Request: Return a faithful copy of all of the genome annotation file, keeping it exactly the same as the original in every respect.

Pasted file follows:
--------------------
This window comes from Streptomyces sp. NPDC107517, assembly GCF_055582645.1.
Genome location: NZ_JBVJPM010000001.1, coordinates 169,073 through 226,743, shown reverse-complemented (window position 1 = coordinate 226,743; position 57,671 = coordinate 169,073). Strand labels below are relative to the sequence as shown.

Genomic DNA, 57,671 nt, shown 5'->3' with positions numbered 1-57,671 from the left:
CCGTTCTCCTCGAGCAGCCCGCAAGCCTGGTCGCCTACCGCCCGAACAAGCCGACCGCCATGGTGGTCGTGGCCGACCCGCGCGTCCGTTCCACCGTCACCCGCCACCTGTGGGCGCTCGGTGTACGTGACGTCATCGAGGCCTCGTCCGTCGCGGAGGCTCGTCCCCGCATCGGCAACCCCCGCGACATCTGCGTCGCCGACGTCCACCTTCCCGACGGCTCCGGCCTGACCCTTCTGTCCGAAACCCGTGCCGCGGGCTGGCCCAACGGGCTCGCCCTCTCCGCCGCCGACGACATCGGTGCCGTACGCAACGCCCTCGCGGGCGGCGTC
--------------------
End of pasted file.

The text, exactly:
This window comes from Streptomyces sp. NPDC107517, assembly GCF_055582645.1.
Genome location: NZ_JBVJPM010000001.1, coordinates 169,073 through 226,743, shown reverse-complemented (window position 1 = coordinate 226,743; position 57,671 = coordinate 169,073). Strand labels below are relative to the sequence as shown.

Genomic DNA, 57,671 nt, shown 5'->3' with positions numbered 1-57,671 from the left:
CCGTTCTCCTCGAGCAGCCCGCAAGCCTGGTCGCCTACCGCCCGAACAAGCCGACCGCCATGGTGGTCGTGGCCGACCCGCGCGTCCGTTCCACCGTCACCCGCCACCTGTGGGCGCTCGGTGTACGTGACGTCATCGAGGCCTCGTCCGTCGCGGAGGCTCGTCCCCGCATCGGCAACCCCCGCGACATCTGCGTCGCCGACGTCCACCTTCCCGACGGCTCCGGCCTGACCCTTCTGTCCGAAACCCGTGCCGCGGGCTGGCCCAACGGGCTCGCCCTCTCCGCCGCCGACGACATCGGTGCCGTACGCAACGCCCTCGCGGGCGGCGTC